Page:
FLOATING OUTPUT. An output of a power supply that is not connected or
referenced to any other output, usually denotes full galvanic isolation. They
generally can be used as either positive or negative outputs. Non-floating
outputs share a common return line, and are hence DC referenced to one another.
FLYBACK CONVERTER. The flyback converter is the simplest type of
switcher. In most cases, it uses one switch and only needs one magnetic element
- the transformer. Flybacks are limited to outputs of generally lower than 200
FOLDBACK CURRENT LIMITING. A type of protection circuit where the
output current decreases as the overload increases. The output current reaches a
minimum as the load approaches a short-circuit condition.
FORWARD CONVERTER. Similar to flyback converter but the forward
converter stores energy in the output inductor instead of the transformer.
FULL BRIDGE FORWARD CONVERTER. The full bridge is more complex than
other switcher topologies. It has the capability for very high performance. It
can product high power with four switchers and requires only two magnetic
GROUND. An electrical connection to earth or some other conductor that
is connected to earth. Sometimes the term "ground" is used in place of "common,"
but such usage is not correct unless the connection is also connected to earth.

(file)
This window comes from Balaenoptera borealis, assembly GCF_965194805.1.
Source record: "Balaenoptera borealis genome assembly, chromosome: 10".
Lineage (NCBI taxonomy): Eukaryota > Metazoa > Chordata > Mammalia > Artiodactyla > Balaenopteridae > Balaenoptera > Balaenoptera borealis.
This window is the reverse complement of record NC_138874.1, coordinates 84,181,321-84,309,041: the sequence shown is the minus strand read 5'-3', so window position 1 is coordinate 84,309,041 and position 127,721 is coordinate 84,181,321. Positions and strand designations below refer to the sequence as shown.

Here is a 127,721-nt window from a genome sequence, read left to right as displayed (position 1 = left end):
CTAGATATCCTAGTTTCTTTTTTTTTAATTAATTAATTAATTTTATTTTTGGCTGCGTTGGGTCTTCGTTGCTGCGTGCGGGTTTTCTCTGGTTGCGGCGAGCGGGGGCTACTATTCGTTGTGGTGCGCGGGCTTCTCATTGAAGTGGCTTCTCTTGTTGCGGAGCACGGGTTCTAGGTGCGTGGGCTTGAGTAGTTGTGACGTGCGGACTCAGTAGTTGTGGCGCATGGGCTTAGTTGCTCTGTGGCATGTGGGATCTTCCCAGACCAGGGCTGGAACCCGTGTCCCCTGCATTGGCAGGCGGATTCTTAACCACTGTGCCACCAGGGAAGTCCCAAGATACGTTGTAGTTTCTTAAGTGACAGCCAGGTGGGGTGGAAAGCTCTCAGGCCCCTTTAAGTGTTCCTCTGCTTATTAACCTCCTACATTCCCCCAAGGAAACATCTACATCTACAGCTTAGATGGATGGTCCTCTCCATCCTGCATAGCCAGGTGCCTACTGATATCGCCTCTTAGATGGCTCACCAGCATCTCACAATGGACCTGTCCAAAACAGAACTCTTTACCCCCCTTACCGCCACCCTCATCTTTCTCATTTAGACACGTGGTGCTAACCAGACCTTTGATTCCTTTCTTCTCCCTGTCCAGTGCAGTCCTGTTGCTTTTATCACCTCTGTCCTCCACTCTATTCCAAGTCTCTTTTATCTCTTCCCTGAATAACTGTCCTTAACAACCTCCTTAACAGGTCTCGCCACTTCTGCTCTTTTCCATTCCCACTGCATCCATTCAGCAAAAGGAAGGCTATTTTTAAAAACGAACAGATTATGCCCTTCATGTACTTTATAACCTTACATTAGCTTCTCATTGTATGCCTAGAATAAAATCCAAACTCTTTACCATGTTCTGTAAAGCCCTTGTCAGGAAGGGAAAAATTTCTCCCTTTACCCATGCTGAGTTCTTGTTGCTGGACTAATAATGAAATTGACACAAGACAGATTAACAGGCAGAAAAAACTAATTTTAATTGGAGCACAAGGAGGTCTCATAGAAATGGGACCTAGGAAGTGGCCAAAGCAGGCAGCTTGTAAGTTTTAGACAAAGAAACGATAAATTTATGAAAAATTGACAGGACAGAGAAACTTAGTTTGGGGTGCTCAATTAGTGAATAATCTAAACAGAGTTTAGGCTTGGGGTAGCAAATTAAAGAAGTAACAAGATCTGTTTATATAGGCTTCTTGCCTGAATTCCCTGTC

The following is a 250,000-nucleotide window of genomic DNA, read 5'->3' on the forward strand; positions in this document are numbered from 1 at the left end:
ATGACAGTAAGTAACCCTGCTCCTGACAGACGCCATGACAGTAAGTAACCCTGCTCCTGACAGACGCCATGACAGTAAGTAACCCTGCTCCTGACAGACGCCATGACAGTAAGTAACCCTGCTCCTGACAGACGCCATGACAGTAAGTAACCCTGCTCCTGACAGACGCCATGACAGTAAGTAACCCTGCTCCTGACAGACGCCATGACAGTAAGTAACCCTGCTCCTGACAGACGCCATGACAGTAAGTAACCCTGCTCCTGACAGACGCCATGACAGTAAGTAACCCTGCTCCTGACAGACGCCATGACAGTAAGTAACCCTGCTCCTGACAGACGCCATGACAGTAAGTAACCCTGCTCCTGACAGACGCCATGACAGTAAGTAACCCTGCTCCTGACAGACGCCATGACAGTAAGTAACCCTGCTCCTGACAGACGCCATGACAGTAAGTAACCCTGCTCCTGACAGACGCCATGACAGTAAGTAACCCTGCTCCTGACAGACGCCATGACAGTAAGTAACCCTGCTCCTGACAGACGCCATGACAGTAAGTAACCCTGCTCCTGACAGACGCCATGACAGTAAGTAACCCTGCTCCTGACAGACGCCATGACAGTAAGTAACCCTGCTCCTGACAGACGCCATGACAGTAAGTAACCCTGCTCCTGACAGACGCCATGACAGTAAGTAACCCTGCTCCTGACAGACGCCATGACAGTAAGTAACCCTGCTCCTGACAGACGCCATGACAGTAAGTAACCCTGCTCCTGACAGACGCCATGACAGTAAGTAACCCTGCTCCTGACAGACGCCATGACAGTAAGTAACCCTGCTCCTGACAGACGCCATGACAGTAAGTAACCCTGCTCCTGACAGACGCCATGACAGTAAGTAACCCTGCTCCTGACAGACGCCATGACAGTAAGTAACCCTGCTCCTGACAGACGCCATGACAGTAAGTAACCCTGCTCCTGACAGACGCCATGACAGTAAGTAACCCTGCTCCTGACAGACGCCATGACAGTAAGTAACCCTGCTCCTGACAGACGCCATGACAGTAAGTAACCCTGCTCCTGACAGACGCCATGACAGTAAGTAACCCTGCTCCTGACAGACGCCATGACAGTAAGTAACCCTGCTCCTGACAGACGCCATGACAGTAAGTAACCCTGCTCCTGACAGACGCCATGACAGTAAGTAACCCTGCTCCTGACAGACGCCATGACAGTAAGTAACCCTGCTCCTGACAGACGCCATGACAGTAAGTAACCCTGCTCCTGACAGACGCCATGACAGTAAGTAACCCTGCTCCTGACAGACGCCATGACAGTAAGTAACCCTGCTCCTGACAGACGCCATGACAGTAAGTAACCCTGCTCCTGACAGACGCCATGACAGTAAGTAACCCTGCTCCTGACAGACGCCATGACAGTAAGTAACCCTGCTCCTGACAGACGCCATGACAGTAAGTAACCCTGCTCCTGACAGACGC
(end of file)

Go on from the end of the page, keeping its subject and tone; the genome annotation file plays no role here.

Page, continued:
GROUND LOOP. An unintentionally induced feedback loop caused by two or
more circuits sharing a common electrical ground.
HAVERSINE. A waveform that is sinusoidal in nature, but consists of a
portion of a sine wave superimposed on another waveform. The input current
waveform to a typical off-line power supply has the form of a haversine.
HEADROOM. Used in conjunction with series pass regulators, and is the
difference between the input and output voltages.
HEATSINK. Device used to conduct away and disperse the heat generated
by electronic components.
HIPOT. Abbreviation for High Potential, and generally refers to the
high voltages used to test dielectric withstand capability for regulatory agency
electrical safety requirements.
HOLD-UP TIME. The length of time a power supply can operate in
regulation after failure of the AC input. Linears have very short hold-up times
due to the CV squared energy storage product of their low voltage secondary side
output capacitors. Switchers have longer times due to their higher voltage
primary side energy storage capacitors.
INDUCED NOISE. Noise generated in a circuit by a varying magnetic
field produced by another circuit.